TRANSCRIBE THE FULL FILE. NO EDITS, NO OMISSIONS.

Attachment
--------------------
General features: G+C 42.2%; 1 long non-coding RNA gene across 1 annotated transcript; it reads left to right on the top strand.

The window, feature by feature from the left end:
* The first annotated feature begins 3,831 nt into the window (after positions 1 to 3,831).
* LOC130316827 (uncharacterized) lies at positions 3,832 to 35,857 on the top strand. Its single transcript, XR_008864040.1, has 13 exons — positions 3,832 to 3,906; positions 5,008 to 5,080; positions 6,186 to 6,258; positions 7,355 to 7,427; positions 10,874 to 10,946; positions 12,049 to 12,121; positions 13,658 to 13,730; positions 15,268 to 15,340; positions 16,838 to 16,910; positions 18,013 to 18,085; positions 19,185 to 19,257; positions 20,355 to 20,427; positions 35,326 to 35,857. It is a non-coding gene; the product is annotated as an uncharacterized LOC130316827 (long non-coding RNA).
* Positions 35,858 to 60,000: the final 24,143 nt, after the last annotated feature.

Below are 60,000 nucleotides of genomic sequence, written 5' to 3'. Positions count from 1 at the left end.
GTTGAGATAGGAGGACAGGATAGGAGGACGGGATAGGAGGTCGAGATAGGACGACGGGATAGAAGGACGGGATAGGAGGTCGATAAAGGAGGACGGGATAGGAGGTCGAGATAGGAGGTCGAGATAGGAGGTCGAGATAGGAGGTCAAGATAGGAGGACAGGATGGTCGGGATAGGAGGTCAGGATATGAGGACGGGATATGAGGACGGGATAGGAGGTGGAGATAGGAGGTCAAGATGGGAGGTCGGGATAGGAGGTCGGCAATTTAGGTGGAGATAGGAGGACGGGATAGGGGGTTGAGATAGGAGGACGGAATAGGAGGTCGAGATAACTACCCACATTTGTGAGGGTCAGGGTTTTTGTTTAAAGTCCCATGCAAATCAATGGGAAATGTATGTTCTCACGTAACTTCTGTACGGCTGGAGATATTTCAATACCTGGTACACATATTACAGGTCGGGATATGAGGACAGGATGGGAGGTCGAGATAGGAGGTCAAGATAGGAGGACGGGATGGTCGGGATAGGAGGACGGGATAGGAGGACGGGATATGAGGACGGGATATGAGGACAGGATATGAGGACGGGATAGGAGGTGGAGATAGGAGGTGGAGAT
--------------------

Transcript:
General features: G+C 42.2%; 1 long non-coding RNA gene across 1 annotated transcript; it reads left to right on the top strand.

The window, feature by feature from the left end:
* The first annotated feature begins 3,831 nt into the window (after positions 1 to 3,831).
* LOC130316827 (uncharacterized) lies at positions 3,832 to 35,857 on the top strand. Its single transcript, XR_008864040.1, has 13 exons — positions 3,832 to 3,906; positions 5,008 to 5,080; positions 6,186 to 6,258; positions 7,355 to 7,427; positions 10,874 to 10,946; positions 12,049 to 12,121; positions 13,658 to 13,730; positions 15,268 to 15,340; positions 16,838 to 16,910; positions 18,013 to 18,085; positions 19,185 to 19,257; positions 20,355 to 20,427; positions 35,326 to 35,857. It is a non-coding gene; the product is annotated as an uncharacterized LOC130316827 (long non-coding RNA).
* Positions 35,858 to 60,000: the final 24,143 nt, after the last annotated feature.

Below are 60,000 nucleotides of genomic sequence, written 5' to 3'. Positions count from 1 at the left end.
GTTGAGATAGGAGGACAGGATAGGAGGACGGGATAGGAGGTCGAGATAGGACGACGGGATAGAAGGACGGGATAGGAGGTCGATAAAGGAGGACGGGATAGGAGGTCGAGATAGGAGGTCGAGATAGGAGGTCGAGATAGGAGGTCAAGATAGGAGGACAGGATGGTCGGGATAGGAGGTCAGGATATGAGGACGGGATATGAGGACGGGATAGGAGGTGGAGATAGGAGGTCAAGATGGGAGGTCGGGATAGGAGGTCGGCAATTTAGGTGGAGATAGGAGGACGGGATAGGGGGTTGAGATAGGAGGACGGAATAGGAGGTCGAGATAACTACCCACATTTGTGAGGGTCAGGGTTTTTGTTTAAAGTCCCATGCAAATCAATGGGAAATGTATGTTCTCACGTAACTTCTGTACGGCTGGAGATATTTCAATACCTGGTACACATATTACAGGTCGGGATATGAGGACAGGATGGGAGGTCGAGATAGGAGGTCAAGATAGGAGGACGGGATGGTCGGGATAGGAGGACGGGATAGGAGGACGGGATATGAGGACGGGATATGAGGACAGGATATGAGGACGGGATAGGAGGTGGAGATAGGAGGTGGAGAT